Trade Routes of the Ancient Mediterranean

For thousands of years Bronze Age merchants traversed the Mediterranean Sea.

Some of the earliest accounts of Bronze Age trade in the Mediterranean Sea is dated to the rise of the Kingdom of Egypt. After consolidating control over the Nile valley, around 3,000 BCE, early Egyptian kings sent trade expeditions northwards along the Palestinian coast. These expeditions were likely looking for supplies of timber but they also came into contact with the overland trade routes that extended westward to Mesopotamia and beyond.

The Water of Egypt

The Egyptians would slowly come to dominate the Eastern Mediterranean and centuries later, during the height of the New Kingdom Empire, the sea would become known as the Water of Egypt. Although Egypt was the dominant political power on the waves for at least one thousand years it shared the waterborne trade routes with merchants from across the Bronze Age world.

Traveling north, along the Palestinian coast, Egyptian ships made an average sped of 55km per day. The Ships would bring gold, amethyst, jasper and turquoise to trade for timber and luxury goods like the prized lapis-lazuli from distant Afghanistan. As southern Palestine had few ports most Egyptian ships traveled north to Byblos to conduct their business.

From Byblos ships could travel on to Ugarit and southern Anatolia or they could sail west to Cyprus which was known for its copper ore and olive oil. Such journeys would take as little as two weeks when sailing out of the Eastern Nile Delta region. Travel south again from Cyprus was much quicker in the right season where southerly winds could push the ships southward at speeds of hundreds of Kilometers per day. This southerly journey from Cyprus could be treacherous as it relied on travel across open water; this made ships susceptible to storms.


During the New Kingdom Egyptian shipping was based out of Perunefer(Good Departure/BonVoyage), the port of the capital city of Memphis. It was here that much of the timber from the Syrian coast was brought for shipbuilding. Ships masts were brought in ranging from 6-17 meters in length. The ships themselves were up to 5.5 meters wide and 30 meters long. Although Egypt built many vessels for trade it is possible that some of the longer range vessels were actually built in foreign lands.

Byblos and Keftiu Ships

Egyptian accounts tell of long range trade vessels known as Byblos ships and Keftiu ships. Keftiu was the ancient Egyptian name for Crete. Some theories suggest that theses ships were so named because of their destinations but depictions of these vessels indicate they were often had crews of non-Egyptians and therefore may have actually originated in Byblos or Keftiu and were merely sanctioned by Egypt to trade in its territory.

The Trade Network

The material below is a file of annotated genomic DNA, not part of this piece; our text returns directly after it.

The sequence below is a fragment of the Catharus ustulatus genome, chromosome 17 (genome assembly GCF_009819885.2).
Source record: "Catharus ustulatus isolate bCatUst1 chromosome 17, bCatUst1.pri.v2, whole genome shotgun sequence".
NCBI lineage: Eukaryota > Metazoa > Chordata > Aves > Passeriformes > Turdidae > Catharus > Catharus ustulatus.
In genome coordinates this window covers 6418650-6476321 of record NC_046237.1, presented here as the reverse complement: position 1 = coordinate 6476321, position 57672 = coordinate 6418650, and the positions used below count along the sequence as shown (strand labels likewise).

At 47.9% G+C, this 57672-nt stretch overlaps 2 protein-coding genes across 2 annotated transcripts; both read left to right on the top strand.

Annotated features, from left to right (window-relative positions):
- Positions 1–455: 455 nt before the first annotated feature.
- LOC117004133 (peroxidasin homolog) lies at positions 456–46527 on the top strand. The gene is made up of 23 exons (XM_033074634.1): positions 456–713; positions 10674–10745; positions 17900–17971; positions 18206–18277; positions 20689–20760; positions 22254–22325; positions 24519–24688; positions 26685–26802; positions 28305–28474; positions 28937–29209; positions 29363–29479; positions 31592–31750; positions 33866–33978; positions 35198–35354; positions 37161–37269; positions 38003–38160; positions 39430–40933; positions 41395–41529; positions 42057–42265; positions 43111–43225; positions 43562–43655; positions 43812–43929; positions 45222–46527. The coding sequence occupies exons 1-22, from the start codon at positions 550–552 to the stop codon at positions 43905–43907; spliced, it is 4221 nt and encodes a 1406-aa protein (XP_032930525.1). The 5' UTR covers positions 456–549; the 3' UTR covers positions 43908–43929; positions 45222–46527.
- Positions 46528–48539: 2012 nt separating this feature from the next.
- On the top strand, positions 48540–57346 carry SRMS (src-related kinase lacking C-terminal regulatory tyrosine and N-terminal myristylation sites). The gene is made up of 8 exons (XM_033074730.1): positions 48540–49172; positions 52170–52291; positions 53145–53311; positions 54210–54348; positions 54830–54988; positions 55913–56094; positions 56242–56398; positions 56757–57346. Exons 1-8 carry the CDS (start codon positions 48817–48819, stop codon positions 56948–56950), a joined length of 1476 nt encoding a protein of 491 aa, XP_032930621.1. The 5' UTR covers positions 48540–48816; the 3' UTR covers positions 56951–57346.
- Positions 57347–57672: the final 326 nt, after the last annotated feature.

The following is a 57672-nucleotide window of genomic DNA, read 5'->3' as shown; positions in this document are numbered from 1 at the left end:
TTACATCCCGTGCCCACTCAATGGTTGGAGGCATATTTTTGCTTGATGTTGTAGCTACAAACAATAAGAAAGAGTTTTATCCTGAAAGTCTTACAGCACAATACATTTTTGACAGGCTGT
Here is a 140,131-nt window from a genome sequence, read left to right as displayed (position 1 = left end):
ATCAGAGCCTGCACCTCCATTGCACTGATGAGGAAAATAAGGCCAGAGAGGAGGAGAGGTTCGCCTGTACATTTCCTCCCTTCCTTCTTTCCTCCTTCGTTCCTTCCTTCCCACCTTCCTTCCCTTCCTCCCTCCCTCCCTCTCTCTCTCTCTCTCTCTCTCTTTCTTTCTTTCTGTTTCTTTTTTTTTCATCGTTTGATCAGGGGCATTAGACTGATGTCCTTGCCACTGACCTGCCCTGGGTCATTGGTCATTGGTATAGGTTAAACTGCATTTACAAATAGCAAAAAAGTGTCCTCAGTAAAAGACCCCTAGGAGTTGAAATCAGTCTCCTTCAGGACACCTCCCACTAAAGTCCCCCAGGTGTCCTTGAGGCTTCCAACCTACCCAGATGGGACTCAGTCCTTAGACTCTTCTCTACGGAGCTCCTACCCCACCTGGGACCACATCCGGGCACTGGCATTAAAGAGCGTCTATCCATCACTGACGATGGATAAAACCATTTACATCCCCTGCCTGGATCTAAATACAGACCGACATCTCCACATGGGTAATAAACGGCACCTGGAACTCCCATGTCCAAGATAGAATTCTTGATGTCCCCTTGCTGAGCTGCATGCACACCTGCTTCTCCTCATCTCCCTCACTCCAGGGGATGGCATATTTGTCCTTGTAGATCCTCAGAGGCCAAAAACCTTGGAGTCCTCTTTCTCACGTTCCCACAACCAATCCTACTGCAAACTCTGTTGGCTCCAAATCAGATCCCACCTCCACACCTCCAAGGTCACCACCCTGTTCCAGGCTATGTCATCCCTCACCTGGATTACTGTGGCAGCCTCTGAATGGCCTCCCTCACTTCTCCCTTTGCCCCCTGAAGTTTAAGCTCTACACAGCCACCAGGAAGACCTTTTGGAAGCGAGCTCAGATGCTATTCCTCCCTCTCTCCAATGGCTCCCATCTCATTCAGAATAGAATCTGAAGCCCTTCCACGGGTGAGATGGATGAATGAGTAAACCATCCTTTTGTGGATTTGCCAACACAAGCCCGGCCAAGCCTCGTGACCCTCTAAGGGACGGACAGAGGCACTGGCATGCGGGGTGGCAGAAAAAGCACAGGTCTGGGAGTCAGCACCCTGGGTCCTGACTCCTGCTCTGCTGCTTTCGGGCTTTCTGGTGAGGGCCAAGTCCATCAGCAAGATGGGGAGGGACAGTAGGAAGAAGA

With Egypt as its linchpin a trade network grew to encompass all of the Eastern Mediterranean and the Aegean Sea as well. While some ships made the journey from Egypt between the Syrian and Palestinian coasts and Cyprus, primarily bringing timber to Egypt, other ships made a much longer journey that circumnavigated the Eastern Mediterranean.

Theses long distance traders would begin their journeys in a trading Emporium like Ugarit on the Syrian coast. In cities such as Ugarit merchants had warehouses full of raw materials and agricultural goods. Agents from the Great Kings (Egyptian, Hittite, Mitanni, Babylonian and occasionally others) would place their orders to be sent to the homeland. Other items were loaded onto merchant vessels to be taken and traded for other goods not readily available at the port of origin.

A merchant in Ugarit would have a wide variety of trade goods available to them. From Egypt, Gold and precious stones from the Eastern Deserts as well as dyed woolen textiles and fine linen garments. From Hatti (the Kingdom of the Hittites), Gold and Silver. From Canaan grain and wine. From West Asia, carnelian and lapis-lazuli as well as tin and other metals in the form of oxhide ingots. (See attached photo). Other goods, such as slaves, horses, ivory, incense and perfumes were also in abundance.

To the Aegean and back again.

From Ugarit most traders would then go west to Cyprus to trade some of their goods for olive oil or copper. The merchants would then sail north to Ura along the south eastern Anatolian coast which was the main port of entry for goods making their way into the Hittite heartland to the north. Here, during the later years of the Hittite Empire grain was regularly imported from Egypt and Canaan.

After leaving the port of Ura the journey along the south Anatolian coast was fraught with dangerous seas and the risk of pirates. However, despite the dangers, the profits to be made in the Aegean Sea outweighed the risks. The raw materials available from the east were much prized by the craftsmen of the Aegean islands and Minoan Crete. Merchants would typically trade items like jasper and turquoise for figurines, finger-rings, earrings and bracelets made from the same materials.

On the island of Crete merchants would trade for large two handled amphora filled with wine and olive oil and decorated with marine and floral motifs. These containers were not only valued for their contents but they were kept as collector’s items for their artistic appeal. Also from Crete came little ceramic containers of salves and perfumes.

These items would then be loaded on ships that would sail south to the Libyan coast and then eastward along the shoreline until they made their way to the Nile Delta. Once in Egypt they would be restocked with that lands trade goods and once again the ships would sail north finding their way to Ugarit.

For thousands of years this trade network flourished until around 1200 BCE when migrations of the so called “Sea Peoples” ended the Bronze Age world system.

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